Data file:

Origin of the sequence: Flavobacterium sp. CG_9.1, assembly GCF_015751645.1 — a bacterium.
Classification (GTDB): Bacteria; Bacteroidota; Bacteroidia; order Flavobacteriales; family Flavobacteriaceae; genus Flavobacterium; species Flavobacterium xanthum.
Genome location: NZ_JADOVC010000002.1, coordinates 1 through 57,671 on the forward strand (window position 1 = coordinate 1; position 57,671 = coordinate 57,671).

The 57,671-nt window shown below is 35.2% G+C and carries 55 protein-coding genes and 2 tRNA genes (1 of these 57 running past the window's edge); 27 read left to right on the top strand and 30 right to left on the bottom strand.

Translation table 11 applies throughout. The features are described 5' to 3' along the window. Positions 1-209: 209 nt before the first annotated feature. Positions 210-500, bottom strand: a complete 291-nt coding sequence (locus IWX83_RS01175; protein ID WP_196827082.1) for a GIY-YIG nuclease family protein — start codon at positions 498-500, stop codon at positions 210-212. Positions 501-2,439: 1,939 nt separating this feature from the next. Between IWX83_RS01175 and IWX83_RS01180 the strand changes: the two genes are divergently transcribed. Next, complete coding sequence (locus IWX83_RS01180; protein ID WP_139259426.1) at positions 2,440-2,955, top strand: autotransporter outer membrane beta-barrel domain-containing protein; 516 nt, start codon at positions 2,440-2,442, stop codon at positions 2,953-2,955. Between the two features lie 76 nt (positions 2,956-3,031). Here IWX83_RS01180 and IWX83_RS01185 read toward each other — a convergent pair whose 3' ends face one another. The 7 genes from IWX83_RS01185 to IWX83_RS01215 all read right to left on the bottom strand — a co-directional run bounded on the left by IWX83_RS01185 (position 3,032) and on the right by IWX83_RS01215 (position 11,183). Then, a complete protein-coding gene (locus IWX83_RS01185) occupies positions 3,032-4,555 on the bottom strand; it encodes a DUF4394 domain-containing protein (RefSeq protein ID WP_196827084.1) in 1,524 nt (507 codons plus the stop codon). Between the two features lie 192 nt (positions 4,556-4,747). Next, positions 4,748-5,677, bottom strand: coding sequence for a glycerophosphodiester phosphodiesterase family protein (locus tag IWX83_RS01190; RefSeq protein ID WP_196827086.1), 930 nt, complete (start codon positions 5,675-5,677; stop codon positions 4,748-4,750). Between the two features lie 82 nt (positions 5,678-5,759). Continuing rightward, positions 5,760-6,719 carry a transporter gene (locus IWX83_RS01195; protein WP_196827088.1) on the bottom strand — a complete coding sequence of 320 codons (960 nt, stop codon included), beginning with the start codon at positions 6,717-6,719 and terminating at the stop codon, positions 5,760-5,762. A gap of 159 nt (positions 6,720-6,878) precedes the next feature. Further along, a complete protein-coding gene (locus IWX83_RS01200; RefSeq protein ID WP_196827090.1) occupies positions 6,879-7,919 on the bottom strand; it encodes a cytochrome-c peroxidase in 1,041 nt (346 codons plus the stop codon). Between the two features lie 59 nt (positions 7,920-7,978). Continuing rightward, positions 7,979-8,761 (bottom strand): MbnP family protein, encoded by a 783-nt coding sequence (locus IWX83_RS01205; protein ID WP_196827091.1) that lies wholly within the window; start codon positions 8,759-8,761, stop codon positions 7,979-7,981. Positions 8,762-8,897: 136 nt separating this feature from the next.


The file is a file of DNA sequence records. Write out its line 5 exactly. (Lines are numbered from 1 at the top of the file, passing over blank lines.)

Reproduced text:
Translation table 11 applies throughout. The features are described 5' to 3' along the window. Positions 1-209: 209 nt before the first annotated feature. Positions 210-500, bottom strand: a complete 291-nt coding sequence (locus IWX83_RS01175; protein ID WP_196827082.1) for a GIY-YIG nuclease family protein — start codon at positions 498-500, stop codon at positions 210-212. Positions 501-2,439: 1,939 nt separating this feature from the next. Between IWX83_RS01175 and IWX83_RS01180 the strand changes: the two genes are divergently transcribed. Next, complete coding sequence (locus IWX83_RS01180; protein ID WP_139259426.1) at positions 2,440-2,955, top strand: autotransporter outer membrane beta-barrel domain-containing protein; 516 nt, start codon at positions 2,440-2,442, stop codon at positions 2,953-2,955. Between the two features lie 76 nt (positions 2,956-3,031). Here IWX83_RS01180 and IWX83_RS01185 read toward each other — a convergent pair whose 3' ends face one another. The 7 genes from IWX83_RS01185 to IWX83_RS01215 all read right to left on the bottom strand — a co-directional run bounded on the left by IWX83_RS01185 (position 3,032) and on the right by IWX83_RS01215 (position 11,183). Then, a complete protein-coding gene (locus IWX83_RS01185) occupies positions 3,032-4,555 on the bottom strand; it encodes a DUF4394 domain-containing protein (RefSeq protein ID WP_196827084.1) in 1,524 nt (507 codons plus the stop codon). Between the two features lie 192 nt (positions 4,556-4,747). Next, positions 4,748-5,677, bottom strand: coding sequence for a glycerophosphodiester phosphodiesterase family protein (locus tag IWX83_RS01190; RefSeq protein ID WP_196827086.1), 930 nt, complete (start codon positions 5,675-5,677; stop codon positions 4,748-4,750). Between the two features lie 82 nt (positions 5,678-5,759). Continuing rightward, positions 5,760-6,719 carry a transporter gene (locus IWX83_RS01195; protein WP_196827088.1) on the bottom strand — a complete coding sequence of 320 codons (960 nt, stop codon included), beginning with the start codon at positions 6,717-6,719 and terminating at the stop codon, positions 5,760-5,762. A gap of 159 nt (positions 6,720-6,878) precedes the next feature. Further along, a complete protein-coding gene (locus IWX83_RS01200; RefSeq protein ID WP_196827090.1) occupies positions 6,879-7,919 on the bottom strand; it encodes a cytochrome-c peroxidase in 1,041 nt (346 codons plus the stop codon). Between the two features lie 59 nt (positions 7,920-7,978). Continuing rightward, positions 7,979-8,761 (bottom strand): MbnP family protein, encoded by a 783-nt coding sequence (locus IWX83_RS01205; protein ID WP_196827091.1) that lies wholly within the window; start codon positions 8,759-8,761, stop codon positions 7,979-7,981. Positions 8,762-8,897: 136 nt separating this feature from the next.